Layout thrashing is killing the performance of your web application

In Javascript |

Layout Thrashing occurs when Javascript violently writes, then reads, from the DOM, multiple times causing document reflows and then web browser has to repaint the web page, which causes significant delay when loading the page.

Depending on the number of reflows/repaints and the complexity of the web page, there is potential to cause significant delay when loading the page, especially on low power devices such as mobile phones or tablets.

What causes Layout Thrashing ?

When the DOM is written to, layout is ‘invalidated’, and at some point needs to be reflowed. The browser is a lazy guy and wait until the end of current operation (or frame) to perform the reflow. But if we ask for a geometric value back from the DOM before the current operation (or frame) is complete, the browser has to perform layout early, this is known as ‘forced synchonous layout’.

Example :

// Read
var h1 = element1.clientHeight;
// Write (invalidates layout)
element1.style.height = (h1 * 2) + 'px';
// Read (triggers layout)
var h2 = element2.clientHeight;
// Write (invalidates layout)
element2.style.height = (h2 * 2) + 'px';
// Read (triggers layout)
var h3 = element3.clientHeight;
// Write (invalidates layout)
element3.style.height = (h3 * 2) + 'px';

How to prevent Layout Thrashing ?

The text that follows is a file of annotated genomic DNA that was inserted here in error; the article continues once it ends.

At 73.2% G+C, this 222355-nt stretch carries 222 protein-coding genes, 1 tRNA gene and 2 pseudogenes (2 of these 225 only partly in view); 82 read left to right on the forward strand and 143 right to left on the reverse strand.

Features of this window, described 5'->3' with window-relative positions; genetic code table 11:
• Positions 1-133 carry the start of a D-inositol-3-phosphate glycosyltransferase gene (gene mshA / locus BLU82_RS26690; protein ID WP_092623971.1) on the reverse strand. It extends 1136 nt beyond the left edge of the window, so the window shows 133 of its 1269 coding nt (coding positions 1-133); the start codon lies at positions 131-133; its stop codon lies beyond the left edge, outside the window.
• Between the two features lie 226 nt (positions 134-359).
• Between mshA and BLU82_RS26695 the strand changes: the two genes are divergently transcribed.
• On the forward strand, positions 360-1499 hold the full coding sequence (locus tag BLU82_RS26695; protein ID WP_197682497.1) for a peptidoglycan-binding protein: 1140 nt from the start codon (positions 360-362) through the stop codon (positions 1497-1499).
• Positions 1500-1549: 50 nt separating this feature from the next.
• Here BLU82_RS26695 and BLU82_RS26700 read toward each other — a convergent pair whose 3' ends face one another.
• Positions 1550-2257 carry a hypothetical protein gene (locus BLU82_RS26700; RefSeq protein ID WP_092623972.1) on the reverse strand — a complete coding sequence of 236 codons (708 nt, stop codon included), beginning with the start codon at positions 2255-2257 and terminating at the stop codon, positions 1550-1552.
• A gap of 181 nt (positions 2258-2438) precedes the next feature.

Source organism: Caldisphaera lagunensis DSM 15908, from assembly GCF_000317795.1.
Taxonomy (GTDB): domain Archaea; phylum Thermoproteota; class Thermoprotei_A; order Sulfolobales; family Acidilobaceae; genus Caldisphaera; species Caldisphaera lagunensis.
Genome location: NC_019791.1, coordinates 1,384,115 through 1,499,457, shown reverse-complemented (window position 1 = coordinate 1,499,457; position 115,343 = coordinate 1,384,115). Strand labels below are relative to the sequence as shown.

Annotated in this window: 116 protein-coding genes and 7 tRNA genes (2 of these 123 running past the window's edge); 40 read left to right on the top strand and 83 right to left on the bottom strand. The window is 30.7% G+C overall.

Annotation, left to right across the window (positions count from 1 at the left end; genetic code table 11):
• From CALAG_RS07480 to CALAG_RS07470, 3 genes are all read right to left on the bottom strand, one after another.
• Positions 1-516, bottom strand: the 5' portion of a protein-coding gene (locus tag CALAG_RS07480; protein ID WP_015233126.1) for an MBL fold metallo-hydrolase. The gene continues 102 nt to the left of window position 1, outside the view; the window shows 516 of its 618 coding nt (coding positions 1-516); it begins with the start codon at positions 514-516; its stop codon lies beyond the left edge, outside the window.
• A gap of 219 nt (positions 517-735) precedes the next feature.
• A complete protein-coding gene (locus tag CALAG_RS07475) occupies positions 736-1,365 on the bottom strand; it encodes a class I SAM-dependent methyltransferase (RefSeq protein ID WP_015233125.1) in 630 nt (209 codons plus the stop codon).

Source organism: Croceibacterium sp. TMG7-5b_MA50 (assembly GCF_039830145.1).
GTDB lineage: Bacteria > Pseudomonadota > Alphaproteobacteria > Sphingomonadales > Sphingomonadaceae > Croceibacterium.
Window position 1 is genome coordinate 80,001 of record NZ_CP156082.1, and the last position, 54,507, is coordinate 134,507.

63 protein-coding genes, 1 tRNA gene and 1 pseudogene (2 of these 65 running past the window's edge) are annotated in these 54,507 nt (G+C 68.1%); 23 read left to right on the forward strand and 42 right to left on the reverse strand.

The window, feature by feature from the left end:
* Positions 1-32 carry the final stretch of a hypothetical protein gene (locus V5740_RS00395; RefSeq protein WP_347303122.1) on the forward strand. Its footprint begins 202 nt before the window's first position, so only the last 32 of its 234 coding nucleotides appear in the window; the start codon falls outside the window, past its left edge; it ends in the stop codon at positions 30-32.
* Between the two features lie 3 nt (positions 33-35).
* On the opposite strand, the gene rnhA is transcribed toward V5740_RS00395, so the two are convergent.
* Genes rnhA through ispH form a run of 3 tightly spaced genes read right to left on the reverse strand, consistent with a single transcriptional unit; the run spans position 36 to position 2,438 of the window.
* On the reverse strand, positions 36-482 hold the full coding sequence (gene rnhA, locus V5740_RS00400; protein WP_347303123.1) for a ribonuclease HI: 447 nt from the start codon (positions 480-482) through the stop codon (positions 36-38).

Preventing layout thrashing is simple: write your JavaScript in such a way that the number of times the page has to be reflowed is minimised.

In general, be aware of the problem and try to allow the browser to group as many operations as possible without forcing a redraw.

Example :

// Read
var h1 = element1.clientHeight;
var h2 = element2.clientHeight;
var h3 = element3.clientHeight;
// Write (invalidates layout)
element1.style.height = (h1 * 2) + 'px';
element2.style.height = (h2 * 2) + 'px';
element3.style.height = (h3 * 2) + 'px';
// Document reflows at end of frame

How to detect Layout Thrashing:

The best way to find out if you are causing layout thrashing is to profile your page load. For those unfamiliar with programming, to ‘profile’ something basically means to measure how long your code takes to execute and to allow you to find out which pieces of your code take the longest time.

In Chrome, press F12 to bring up the Developer tools, and then select the ‘Timeline’ tab. In the top left is a grey circle. Press this button, reload your web page and then press this button again to profile your page.

What causes the browser to layout?

Do you want to know the properties and functions in the DOM APIs that can cause layout ? There are a quite a few.

Element

  1. clientHeight
  2. clientLeft
  3. clientTop
  4. clientWidth
  5. focus
  6. getBoundingClientRect
  7. getClientRects
  8. innerText
  9. offsetHeight
  10. offsetLeft
  11. offsetParent
  12. offsetTop
  13. offsetWidth
  14. outerText
  15. scrollByLines
  16. scrollByPages
  17. scrollHeight
  18. scrollIntoView
  19. scrollIntoViewIfNeeded
  20. scrollLeft
  21. scrollTop
  22. scrollWidth

MouseEvent

  1. layerX
  2. layerY
  3. offsetX
  4. offsetY

Window

  1. getComputedStyle
  2. scrollBy
  3. scrollTo
  4. scrollX
  5. scrollY

Frame, Document & Image

  1. height
  2. width